Considering that the manipulation of the training variables (volume, intensity, rest period and exercise order) is capable to influence the hormonal responses that, in turn, are responsible for the enlargement of the adaptable protein synthesis(9), the objective of this study was to investigate the influence of the resistance training protocol (method of multiple series MS) on the strength gain, muscular endurance and on the relation between the testosterone and cortisol plasmatic concentration in women.
MATERIAL AND METHODS
Subjects: Five healthy, non-smokers young women (25,3 ± 2,6 years of age), who practice resistance training with experience above 12 months were selected. According to Durand et al. (2003)(10), the response observed in these individuals does not represent either the response of beginners or the response of highly trained athletes, but rather of many young people who engage in this type of training. The participants were submitted to the MS protocol. The data collecting was performed at the beginning and after eight weeks of training. Women presenting history of any disturbance related to the endocrine system and/or menstrual cycle were excluded. With the objective of avoiding interference from the hormonal variation observed during the menstrual cycle, the blood collecting was performed at the beginning of the follicular phase of each woman, at the beginning and at the end of the 8th week.
The experiment was approved by the Ethics Committee of Researches involving human beings of the Biomedical Sciences Institute from the University of São Paulo (advice no. 72/00). According to the specific resolution of the Health National Council (no. 196/96), all participants were fully informed about the procedures used and all agreed to participate voluntarily in the study, signing an informed consent and privacy protection form. Urine samples were collected (beginning, four weeks after, and eight weeks after) in order to verify the presence of anabolic steroids; for all participants the results were negative. This analysis was performed in the Toxicological Analysis Laboratory of the Pharmaceutical Sciences School - USP.
Determination of the maximal strength (1-RM) and the capacity of maximal repetition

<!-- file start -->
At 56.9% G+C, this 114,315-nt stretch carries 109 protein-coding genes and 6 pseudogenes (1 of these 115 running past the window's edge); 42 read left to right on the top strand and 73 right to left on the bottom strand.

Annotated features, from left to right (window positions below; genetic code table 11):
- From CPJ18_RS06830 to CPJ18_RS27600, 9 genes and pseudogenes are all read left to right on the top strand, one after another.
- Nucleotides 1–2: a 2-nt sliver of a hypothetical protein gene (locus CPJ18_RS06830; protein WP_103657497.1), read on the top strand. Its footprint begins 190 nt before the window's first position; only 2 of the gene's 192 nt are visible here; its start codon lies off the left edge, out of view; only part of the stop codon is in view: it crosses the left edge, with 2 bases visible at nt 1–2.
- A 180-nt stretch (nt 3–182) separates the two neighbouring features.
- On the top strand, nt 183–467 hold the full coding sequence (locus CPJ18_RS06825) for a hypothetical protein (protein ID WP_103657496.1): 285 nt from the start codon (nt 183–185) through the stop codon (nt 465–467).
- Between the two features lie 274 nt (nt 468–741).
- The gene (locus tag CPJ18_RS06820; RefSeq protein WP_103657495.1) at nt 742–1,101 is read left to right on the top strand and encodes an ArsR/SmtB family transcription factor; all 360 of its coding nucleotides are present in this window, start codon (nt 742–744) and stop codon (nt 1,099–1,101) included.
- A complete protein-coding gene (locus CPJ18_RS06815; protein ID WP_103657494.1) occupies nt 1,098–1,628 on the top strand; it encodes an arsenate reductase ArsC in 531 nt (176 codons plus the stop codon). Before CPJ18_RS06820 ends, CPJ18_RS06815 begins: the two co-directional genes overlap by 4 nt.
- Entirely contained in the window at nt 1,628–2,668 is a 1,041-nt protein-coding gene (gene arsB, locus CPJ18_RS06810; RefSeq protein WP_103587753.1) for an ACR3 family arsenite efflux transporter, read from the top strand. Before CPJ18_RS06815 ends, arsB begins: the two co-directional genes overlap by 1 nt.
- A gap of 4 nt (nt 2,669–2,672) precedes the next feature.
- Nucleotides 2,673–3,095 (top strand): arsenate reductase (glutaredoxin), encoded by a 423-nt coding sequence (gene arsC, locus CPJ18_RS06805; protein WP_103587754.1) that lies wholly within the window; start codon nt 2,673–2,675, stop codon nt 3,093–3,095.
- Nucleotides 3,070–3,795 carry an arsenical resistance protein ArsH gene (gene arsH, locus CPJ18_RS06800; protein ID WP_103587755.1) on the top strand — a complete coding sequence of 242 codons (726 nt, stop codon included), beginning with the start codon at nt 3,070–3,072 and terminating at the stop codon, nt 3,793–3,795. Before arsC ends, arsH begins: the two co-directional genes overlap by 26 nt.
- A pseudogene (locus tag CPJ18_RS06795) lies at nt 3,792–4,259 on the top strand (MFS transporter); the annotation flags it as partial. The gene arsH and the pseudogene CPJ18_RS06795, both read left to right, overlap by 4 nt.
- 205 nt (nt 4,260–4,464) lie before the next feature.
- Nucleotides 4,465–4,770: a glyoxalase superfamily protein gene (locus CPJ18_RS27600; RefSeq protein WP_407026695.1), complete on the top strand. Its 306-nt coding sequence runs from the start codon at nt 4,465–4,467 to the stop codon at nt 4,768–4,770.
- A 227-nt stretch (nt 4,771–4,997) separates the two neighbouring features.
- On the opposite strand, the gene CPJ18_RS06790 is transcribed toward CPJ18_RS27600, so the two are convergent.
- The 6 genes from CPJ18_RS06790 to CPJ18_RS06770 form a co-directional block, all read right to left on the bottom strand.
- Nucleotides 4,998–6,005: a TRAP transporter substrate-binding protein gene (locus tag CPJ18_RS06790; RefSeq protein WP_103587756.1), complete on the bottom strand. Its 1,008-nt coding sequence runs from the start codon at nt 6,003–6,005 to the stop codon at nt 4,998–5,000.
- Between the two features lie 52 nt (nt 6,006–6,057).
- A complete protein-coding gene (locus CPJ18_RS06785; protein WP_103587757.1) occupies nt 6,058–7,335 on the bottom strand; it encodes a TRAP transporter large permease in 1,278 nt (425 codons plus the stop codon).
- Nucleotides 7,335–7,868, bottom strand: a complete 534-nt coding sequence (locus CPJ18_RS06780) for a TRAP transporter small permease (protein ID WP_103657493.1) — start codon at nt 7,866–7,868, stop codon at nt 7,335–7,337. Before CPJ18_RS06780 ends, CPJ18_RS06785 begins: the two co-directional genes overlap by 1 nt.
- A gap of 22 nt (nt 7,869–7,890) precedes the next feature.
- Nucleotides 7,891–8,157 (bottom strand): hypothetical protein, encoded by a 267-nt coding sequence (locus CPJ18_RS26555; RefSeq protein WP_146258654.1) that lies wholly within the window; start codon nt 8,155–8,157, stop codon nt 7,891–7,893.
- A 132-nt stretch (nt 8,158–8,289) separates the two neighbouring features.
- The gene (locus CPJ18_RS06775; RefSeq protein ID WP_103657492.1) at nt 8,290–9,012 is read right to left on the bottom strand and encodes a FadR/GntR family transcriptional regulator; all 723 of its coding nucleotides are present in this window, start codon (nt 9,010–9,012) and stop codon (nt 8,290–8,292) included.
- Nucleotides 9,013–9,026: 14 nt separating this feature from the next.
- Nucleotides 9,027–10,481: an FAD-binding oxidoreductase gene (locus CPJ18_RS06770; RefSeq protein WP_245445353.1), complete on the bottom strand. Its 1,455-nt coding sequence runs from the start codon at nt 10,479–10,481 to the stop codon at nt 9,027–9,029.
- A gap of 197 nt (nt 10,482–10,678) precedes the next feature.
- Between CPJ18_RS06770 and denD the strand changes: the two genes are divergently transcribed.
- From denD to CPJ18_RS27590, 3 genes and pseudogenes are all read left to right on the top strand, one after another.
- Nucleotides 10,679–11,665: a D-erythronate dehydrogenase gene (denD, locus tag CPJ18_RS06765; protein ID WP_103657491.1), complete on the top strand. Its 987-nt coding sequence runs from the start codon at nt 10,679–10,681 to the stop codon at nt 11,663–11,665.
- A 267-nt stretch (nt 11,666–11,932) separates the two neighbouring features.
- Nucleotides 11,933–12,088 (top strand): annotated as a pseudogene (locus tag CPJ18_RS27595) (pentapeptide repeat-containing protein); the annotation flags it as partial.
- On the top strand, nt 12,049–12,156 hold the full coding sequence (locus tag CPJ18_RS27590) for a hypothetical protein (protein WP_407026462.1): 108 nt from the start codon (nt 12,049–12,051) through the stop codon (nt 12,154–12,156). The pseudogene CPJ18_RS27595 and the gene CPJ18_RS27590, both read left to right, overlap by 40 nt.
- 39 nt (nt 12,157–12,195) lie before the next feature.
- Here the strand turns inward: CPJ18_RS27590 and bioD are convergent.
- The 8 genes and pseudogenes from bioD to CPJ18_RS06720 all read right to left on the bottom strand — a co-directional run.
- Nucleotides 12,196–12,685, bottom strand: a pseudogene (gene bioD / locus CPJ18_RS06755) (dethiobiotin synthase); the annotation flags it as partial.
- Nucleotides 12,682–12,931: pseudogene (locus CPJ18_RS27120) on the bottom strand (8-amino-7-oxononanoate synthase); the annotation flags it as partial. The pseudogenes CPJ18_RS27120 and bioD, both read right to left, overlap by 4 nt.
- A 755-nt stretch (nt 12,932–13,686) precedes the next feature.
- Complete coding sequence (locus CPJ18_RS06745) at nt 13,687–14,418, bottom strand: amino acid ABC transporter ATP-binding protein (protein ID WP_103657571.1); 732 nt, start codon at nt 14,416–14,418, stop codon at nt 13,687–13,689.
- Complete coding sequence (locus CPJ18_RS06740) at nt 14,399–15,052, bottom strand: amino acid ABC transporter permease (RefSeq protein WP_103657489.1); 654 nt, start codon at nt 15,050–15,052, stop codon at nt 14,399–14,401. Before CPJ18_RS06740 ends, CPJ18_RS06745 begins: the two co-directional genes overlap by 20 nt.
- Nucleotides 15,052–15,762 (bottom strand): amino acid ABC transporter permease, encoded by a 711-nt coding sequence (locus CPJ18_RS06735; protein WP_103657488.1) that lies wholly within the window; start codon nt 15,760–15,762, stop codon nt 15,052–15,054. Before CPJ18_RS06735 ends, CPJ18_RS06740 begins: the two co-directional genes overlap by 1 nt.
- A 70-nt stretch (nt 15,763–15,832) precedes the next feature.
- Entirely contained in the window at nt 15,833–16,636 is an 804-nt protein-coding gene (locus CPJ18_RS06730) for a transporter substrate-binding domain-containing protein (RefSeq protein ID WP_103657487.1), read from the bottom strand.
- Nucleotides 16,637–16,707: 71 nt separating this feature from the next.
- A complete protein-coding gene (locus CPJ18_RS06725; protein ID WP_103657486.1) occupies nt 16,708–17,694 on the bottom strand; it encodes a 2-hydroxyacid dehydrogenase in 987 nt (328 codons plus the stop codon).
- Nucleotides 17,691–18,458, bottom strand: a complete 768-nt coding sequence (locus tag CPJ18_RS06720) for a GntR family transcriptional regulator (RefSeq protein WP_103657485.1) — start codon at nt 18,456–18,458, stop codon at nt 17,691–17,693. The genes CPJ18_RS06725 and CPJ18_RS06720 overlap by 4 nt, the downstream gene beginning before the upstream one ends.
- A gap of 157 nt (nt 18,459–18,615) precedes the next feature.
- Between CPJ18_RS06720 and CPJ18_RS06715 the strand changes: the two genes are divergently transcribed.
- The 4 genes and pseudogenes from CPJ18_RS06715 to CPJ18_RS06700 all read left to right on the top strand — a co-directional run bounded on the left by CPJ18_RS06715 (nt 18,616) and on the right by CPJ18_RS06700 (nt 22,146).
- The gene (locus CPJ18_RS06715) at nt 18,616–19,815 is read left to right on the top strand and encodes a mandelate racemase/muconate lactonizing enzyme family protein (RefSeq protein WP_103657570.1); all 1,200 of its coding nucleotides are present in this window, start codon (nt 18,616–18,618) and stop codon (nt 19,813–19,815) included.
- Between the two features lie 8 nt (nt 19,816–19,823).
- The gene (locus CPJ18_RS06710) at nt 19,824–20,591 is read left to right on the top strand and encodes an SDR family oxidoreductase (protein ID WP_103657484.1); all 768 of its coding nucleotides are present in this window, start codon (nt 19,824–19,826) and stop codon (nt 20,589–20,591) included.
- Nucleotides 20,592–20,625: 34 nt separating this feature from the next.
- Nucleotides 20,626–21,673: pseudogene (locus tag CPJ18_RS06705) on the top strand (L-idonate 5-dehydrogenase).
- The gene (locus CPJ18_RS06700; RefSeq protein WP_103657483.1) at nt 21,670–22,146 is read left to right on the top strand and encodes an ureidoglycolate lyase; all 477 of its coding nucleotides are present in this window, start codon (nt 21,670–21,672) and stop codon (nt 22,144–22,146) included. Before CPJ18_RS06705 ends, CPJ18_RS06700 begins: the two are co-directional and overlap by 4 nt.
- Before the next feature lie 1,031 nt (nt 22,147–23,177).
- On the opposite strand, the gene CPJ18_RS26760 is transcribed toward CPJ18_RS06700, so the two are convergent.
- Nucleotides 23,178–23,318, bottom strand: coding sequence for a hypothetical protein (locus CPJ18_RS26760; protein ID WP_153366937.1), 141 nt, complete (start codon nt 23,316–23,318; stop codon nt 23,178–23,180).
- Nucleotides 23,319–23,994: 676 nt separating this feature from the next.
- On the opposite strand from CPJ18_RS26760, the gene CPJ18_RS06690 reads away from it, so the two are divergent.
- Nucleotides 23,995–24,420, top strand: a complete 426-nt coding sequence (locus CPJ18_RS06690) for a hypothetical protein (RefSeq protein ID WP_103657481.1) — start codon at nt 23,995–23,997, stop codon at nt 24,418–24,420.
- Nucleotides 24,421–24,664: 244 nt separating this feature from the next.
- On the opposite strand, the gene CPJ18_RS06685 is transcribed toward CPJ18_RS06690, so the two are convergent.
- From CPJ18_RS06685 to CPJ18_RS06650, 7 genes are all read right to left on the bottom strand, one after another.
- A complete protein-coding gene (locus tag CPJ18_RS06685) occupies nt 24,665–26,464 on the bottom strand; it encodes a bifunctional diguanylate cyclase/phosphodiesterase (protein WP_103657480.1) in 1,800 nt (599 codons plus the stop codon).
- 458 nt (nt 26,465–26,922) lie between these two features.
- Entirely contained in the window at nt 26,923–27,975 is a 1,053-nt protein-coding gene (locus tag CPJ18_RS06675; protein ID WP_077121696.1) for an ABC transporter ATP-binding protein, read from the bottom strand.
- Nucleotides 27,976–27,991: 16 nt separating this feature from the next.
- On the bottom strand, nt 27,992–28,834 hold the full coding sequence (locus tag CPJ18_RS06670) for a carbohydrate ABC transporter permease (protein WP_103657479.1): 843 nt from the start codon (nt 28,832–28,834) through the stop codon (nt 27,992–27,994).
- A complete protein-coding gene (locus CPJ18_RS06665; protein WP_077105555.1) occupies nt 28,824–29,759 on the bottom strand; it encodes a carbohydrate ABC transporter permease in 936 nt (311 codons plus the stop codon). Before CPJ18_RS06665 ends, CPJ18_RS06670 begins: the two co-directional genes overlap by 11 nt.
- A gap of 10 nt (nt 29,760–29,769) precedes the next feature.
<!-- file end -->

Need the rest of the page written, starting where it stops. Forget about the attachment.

After a brief elongation and warm-up exercises, the maximal strength (1-RM) was determined through three progressive attempts with three-minutes interval in the following exercises: bench press, squat and arm curl(11). Later, the percentage value corresponding to 50% of the 1-RM value was calculated (50%-1-RM) for the performance of the maximal repetition tests. The capacity of maximal repetitions was determined through the exhaustion or the incapacity to keep the movement standard.
Description of the strength training protocol: During the eight weeks, the experimental subjects trained four times a week (Monday, Tuesday, Thursday and Friday), being Monday and Thursday the training A, in which chest, backs and shoulders were worked; and Tuesday and Friday, the training B was performed, which consisted of thigh and arm exercises. The intensity was adjusted for each day as follows: Monday and Tuesday, 100% of 10 maximal repetitions (10-RM), and Thursday and Friday, 90% of 10 maximal repetitions (90%-10-RM). The endurance training was restricted to a maximum of 20 minutes, twice a week, with intervals of at least eight hours between the strength and aerobic-endurance sessions. The MS method consisted of two exercises for each muscular grouping except for the thigh muscles, with three exercises in four series of 10 repetitions for each exercise, with 90-second interval between series. The exercises were: on training A: bench press, dumbell incline bench press, low pull, lat pull down, lateral raise, dumbell press, training B: leg press, leg extension, leg curl, standing biceps curl (ez bar), alternate standing dumbell curl, triceps push down, standing french press.
Evaluation of the body composition: The body composition was evaluated through the use of a skinfold compass (Lange©); the protocol used was the one previously described by Jackson and Pollock(12) for women.
Plasmatic determinations: After five hours of fasting, the blood was collected before the training session at 7:00 pm, characterizing the rest situation, and shortly after the end of the training session (8:00 pm). In order to evaluate serum testosterone and cortisol concentrations, the kits by radioimmunoassay COAT-A-COUNT®, DPC were used. The participants were instructed to follow a standard menu, with fixed timetables, 24 hours before the blood collecting(1,3). The hormonal dosages were performed in the Metabolism Laboratory of the Biomedical Sciences Institute - USP.
Statistical analysis: For the comparison between before and after the exercise and pre and post-training, the paired Student t-test was used. The minimum significance level of p < 0.05 was established.
With regard to the body composition (weight, IMC and fat mass), no significant differences were observed after the intervention of the MS training in relation to the initial value (table 1). The maximum strength checked through the 1-RM test in the bench press, squat and arm curl exercises presented no increase in relation to the beginning of training (table 2). The capacity of maximal repetition was high, only for bench press, in relation to the initial value (p < 0.05) (table 3).
The testosterone concentration did not change in any moment. The cortisol secretion before the training session (rest) was reduced (38%) after eight weeks of training (p < 0.05) (table 4). Immediately after the last training session in the 8th week, the cortisol concentration was high (44%) in relation to the rest situation (p < 0.05) (table 4). The relationship between the testosterone plasmatic concentration and the cortisol plasmatic concentration (T:C) increased 20% before the performance of the training session, in the rest situation, after eight weeks (p < 0.05) (table 4). Immediately after the performance of the training session (post-exercise), after eight weeks of training, a decrease (35%) on the T:C ratio was observed (p < 0.01) (table 4).